December 18, 2019
The following is a part of a series of first-person narratives from SVSU students who are part of the first generation of their families to attend college. Scroll to the bottom of the page to find links to additional student stories.
The following is a first-person perspective from SVSU student Mitch Hughes:
As a first-generation college student, I knew I always wanted to pursue a four-year degree. I’ve faced a lot of obstacles, but I’ve learned that it’s how you overcome those challenges. I was never really gifted anything. I’ve worked for everything I have.
In high school, I took several advanced placement courses to earn over 20 college credits and balanced three varsity sports, including two in the same season. I had always enjoyed playing golf with my family but didn’t begin playing seriously until my freshman year. I worked hard to improve my game and, by my junior year, I was in contention to play collegiately.
The opportunity to compete in Division 2 athletics, as well as the scholarships I received, played a big role in my decision to attend Saginaw Valley State University. I earned the President’s Scholarship, as well as other private scholarships, which prevented me from having to take out any loans.
I was excited to start college, but I was always worried about classes being extremely hard, meeting new people, and fitting in. However, my reservations were soon resolved. I’ve earned a spot on either the Dean’s List or President’s List every semester and my teammates were supportive and helped me to open up. It’s like a family. I built a bond with a bunch of people. I’m going to talk to them for the rest of my life. We’re always there for each other when we need it. It’s a big reason why I’ve done so well.
I had a lot of support, but I faced many challenges as well. Our team has a large roster and only the top few players get to compete. I didn’t have the chance to compete as an underclassman, but I was determined to be in the lineup for my senior season. I dedicated myself to early morning workouts and the team’s weekend practices, as well as practicing on my own during the week in between my class schedule. My hard work paid off and I competed in nearly every competition, even earning a top-10 finish individually and helping my team reach several top-5 finishes. I love the competition. I forgot how much I missed it.
I faced obstacles as a mechanical engineering major as well. I was always good at math and my grandparents worked in engineering, so I was interested in the field and drawn to the problem-solving aspects. I love the challenge. No two problems are ever the same. There’s something new every day. It makes you think.
When I tried to get work experience in my field, it was hard to get a co-op for a while. It took two years to get one. I kept fighting though. After a couple of years of applying but not getting a position, my professor recommended me for a co-op with a manufacturing company in Saginaw. It ended up being a great fit and I’ve worked there for several months, with my supervisors entrusting me with a lot of responsibilities. I work 15-20 hours per week and I help design parts, modify drawings, run vibration tests, and help the guys who are building machines in the shop.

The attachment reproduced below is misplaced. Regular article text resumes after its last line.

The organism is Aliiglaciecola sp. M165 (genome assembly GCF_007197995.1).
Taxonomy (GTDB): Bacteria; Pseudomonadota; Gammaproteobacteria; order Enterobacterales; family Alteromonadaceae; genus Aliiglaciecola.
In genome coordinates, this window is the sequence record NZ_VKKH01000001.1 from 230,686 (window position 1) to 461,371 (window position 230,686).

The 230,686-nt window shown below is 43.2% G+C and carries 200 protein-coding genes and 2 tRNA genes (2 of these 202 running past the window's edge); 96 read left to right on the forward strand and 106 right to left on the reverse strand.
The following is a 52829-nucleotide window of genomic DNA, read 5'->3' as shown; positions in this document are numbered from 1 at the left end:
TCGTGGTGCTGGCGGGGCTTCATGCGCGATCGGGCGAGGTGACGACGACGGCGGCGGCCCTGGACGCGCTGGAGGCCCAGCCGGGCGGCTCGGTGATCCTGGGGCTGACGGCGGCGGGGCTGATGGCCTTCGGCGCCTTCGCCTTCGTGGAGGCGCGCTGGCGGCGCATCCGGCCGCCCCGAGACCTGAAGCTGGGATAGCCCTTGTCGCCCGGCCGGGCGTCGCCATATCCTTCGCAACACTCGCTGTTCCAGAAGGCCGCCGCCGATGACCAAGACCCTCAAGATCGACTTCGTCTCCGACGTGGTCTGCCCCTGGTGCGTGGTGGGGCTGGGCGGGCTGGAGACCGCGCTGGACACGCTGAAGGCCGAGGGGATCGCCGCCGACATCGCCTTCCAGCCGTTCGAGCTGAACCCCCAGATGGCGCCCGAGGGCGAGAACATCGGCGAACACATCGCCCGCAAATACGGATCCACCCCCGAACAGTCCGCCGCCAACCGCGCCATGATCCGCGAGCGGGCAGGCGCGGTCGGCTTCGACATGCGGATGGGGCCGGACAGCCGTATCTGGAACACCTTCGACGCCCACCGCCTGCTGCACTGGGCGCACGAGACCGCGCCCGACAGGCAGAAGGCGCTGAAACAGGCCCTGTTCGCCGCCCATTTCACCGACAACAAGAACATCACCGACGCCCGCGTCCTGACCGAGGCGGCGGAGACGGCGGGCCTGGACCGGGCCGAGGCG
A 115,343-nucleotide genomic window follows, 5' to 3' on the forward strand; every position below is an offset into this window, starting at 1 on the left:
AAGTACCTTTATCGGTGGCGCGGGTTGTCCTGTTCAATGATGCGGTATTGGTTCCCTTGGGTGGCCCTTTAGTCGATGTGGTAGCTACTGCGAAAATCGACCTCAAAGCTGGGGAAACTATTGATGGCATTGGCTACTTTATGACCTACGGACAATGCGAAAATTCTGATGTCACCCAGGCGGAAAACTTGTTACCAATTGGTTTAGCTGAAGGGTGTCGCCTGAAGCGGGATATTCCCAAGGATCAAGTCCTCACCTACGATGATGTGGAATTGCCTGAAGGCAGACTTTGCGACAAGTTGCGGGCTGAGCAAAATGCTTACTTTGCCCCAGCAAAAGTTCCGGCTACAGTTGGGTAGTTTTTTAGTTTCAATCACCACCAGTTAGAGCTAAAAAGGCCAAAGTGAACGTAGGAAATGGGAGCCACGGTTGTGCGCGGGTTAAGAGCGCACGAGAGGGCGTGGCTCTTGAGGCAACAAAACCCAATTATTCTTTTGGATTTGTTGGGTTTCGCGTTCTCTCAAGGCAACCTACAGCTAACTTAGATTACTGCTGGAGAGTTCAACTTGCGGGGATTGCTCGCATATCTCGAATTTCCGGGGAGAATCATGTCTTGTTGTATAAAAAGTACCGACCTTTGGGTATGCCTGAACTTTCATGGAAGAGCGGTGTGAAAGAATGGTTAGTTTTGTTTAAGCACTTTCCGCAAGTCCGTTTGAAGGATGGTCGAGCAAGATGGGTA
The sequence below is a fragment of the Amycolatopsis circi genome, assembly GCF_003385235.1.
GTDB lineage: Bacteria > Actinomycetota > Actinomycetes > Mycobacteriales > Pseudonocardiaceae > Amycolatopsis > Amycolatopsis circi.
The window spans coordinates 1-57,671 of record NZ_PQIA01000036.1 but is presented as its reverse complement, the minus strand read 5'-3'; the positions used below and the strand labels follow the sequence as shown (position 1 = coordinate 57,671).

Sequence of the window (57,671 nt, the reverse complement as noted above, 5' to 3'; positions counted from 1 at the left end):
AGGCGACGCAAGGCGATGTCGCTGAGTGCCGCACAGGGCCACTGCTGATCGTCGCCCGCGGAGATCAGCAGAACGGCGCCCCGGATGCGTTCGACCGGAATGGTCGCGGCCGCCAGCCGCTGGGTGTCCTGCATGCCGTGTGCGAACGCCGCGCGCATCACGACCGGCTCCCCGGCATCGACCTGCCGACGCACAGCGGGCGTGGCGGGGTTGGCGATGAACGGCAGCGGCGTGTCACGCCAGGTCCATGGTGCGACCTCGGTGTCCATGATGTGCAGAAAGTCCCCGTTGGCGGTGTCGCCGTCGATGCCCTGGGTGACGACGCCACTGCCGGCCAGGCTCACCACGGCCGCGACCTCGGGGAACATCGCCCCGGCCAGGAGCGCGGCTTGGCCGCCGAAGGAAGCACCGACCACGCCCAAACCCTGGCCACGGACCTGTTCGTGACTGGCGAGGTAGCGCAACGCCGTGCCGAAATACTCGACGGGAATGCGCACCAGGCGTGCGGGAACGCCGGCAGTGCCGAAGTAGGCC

This experience has helped me in my classes as well. In my senior design course, my group is developing a ladder-like cart system for the company we’re working with. We designed a custom hand truck with a system that can ride up the rungs of a ladder and be pulled up by a pulley or winch system. Some groups have to modify a system, but ours is brand new. There’s nothing in the world like it. We have weekly group meetings, and I contribute about 8-10 hours per week individually on the project.
While I really enjoy everything I’m working on, it’s been a challenge learning how to balance working, going to school full-time, and being a varsity athlete. It’s a grind. You really have to teach yourself how to have a schedule, because when you get off your schedule, that’s when the stress and anxiety kicks in and you’re behind. It definitely puts a lot of stress on you, but it also makes life interesting in a way because I’m always doing something.
Although it’s a challenge, it’s something I embrace because I have this underlying desire to be great. To prove everyone wrong and to prove that I can be someone. There’s something burning inside me. There’s a fire.
I’m really grateful for all of the opportunities I’ve had at SVSU because, besides giving you a degree and education, it gives you a chance to learn about yourself. It’s really a life changing experience. You realize you have more potential than you think you did. Over the years, I’ve realized this is an amazing place and I’m really glad I came here.
The following are links to additional first-person perspectives from first-generation college students: